Lifestyle Changes, Medication Can Lower Your Numbers
Do you know what your blood pressure is and if it is low, normal or high? If you know the answer, you may want to check again. The American College of Cardiology and the American Heart Association revised what they consider to be a “high” blood pressure level last fall.
Under the new guidelines, any pressure reading over 130/80 is considered high vs. the old guidelines of 140/90. The change means that nearly half of the U.S. adult population may be classified as having high blood pressure. If your pressure is 120/80, you should begin making lifestyle changes to lower your numbers.
If you have high blood pressure, the first step is to make lifestyle changes, including getting daily exercise, reducing salt in your diet, giving up tobacco, limiting alcohol and losing weight. Your provider may also prescribe medication to lower your numbers.
The new rules recognize complications can occur at lower pressure readings than previous guidelines accounted for. The categories were last changed in 2003 and came only after healthcare professional organizations and a writing committee of 21 scientists and health experts reviewed more than 900 published studies. The change allows for earlier detection and treatment of high blood pressure to avoid future health problems.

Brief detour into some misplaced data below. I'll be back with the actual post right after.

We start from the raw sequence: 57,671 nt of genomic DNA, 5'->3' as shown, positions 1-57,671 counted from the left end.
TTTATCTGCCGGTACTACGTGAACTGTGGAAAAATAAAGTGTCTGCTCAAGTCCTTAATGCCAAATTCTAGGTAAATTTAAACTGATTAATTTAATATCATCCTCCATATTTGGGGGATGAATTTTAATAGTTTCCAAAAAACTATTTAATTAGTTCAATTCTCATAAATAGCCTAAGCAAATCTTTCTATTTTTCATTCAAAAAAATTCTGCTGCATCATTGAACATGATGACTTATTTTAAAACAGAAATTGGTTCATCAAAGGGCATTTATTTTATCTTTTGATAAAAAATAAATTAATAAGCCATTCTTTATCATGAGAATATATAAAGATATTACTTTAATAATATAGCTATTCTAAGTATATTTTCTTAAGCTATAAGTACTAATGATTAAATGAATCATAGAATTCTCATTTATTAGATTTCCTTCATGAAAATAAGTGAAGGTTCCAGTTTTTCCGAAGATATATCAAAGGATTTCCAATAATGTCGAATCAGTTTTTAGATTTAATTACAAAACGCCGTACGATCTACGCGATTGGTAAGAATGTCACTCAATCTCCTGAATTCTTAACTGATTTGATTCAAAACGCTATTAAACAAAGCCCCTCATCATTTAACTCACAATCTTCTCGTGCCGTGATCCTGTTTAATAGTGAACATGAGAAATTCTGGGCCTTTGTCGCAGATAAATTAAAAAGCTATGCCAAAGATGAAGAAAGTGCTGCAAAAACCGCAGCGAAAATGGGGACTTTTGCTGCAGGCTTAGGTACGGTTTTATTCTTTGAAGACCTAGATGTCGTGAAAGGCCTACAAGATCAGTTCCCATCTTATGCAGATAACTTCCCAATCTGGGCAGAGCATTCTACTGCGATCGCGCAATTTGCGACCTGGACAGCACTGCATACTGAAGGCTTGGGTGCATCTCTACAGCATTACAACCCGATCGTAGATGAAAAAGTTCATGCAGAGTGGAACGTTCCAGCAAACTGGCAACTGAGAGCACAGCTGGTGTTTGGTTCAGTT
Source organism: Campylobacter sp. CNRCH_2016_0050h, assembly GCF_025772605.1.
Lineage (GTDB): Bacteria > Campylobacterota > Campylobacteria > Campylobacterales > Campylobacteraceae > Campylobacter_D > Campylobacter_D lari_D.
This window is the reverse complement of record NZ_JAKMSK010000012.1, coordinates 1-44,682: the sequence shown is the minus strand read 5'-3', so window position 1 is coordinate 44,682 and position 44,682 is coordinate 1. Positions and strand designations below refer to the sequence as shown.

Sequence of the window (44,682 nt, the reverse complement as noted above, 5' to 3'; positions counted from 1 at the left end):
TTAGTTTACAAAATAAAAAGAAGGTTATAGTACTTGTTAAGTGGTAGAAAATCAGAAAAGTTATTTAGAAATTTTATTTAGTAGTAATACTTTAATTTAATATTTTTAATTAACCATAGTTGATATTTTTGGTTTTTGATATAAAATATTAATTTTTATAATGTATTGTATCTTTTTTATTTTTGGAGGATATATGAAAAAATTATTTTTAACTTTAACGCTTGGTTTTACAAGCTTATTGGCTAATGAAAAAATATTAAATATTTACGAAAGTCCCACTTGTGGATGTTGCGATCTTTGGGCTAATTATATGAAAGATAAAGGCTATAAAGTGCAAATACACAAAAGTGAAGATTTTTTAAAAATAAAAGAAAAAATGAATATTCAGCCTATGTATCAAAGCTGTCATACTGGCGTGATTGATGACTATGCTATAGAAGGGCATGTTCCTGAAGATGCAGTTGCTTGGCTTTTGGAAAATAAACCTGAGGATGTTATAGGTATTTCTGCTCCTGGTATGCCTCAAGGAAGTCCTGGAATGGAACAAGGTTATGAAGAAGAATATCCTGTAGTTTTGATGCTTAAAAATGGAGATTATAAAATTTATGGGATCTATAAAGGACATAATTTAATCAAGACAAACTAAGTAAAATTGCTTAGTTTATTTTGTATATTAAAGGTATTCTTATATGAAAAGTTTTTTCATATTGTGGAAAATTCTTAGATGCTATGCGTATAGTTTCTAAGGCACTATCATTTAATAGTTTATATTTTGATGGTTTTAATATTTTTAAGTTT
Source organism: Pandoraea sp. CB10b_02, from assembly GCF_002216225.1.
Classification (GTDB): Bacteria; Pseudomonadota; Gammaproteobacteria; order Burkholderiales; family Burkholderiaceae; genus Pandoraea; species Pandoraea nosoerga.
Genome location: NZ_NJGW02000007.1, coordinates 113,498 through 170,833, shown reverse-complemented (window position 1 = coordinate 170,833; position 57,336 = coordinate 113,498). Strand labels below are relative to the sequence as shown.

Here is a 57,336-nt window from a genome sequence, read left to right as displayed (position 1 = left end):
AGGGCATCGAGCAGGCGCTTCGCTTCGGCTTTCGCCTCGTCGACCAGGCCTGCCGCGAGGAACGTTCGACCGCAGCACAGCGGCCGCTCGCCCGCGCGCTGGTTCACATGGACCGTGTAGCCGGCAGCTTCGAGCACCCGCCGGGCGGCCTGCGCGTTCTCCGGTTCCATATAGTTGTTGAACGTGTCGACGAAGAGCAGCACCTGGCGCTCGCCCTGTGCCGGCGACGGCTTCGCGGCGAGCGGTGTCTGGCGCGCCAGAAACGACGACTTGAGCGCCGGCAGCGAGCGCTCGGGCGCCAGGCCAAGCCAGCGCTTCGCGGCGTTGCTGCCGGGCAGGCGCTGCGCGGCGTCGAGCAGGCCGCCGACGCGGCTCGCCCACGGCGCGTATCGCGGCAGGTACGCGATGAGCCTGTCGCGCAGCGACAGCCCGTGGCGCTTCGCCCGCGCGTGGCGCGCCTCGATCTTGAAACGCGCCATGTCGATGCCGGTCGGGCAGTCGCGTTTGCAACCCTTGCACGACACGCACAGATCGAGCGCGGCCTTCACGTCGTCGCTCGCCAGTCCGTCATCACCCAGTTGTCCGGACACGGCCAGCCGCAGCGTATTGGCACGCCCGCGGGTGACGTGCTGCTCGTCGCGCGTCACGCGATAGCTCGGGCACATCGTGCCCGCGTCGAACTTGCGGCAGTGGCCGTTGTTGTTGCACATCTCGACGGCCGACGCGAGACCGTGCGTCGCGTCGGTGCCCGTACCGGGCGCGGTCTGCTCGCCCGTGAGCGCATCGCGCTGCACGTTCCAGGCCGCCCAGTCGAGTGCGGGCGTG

High blood pressure is often called the silent killer since it can go unnoticed for years. High blood pressure can lead to heart disease, including heart attacks, strokes and congestive heart failure, or chronic kidney disease.
Knowing your blood pressure important. If you keep your blood pressure down and under control now, you can avoid future health problems. Start working on healthier habits today rather than waiting for a problem to develop. If your blood pressure is high, make lifestyle changes and take any prescription medication to bring and keep it under control.
Tom Lewandowski, MD, is a cardiologist at ThedaCare Cardiovascular Care-Appleton. He is a past governor and president of the Wisconsin Chapter of the American College of Cardiology and is currently a member of the American Cardiology College’s Foundation’s Task Force on Health Policy Statements and Systems of Care.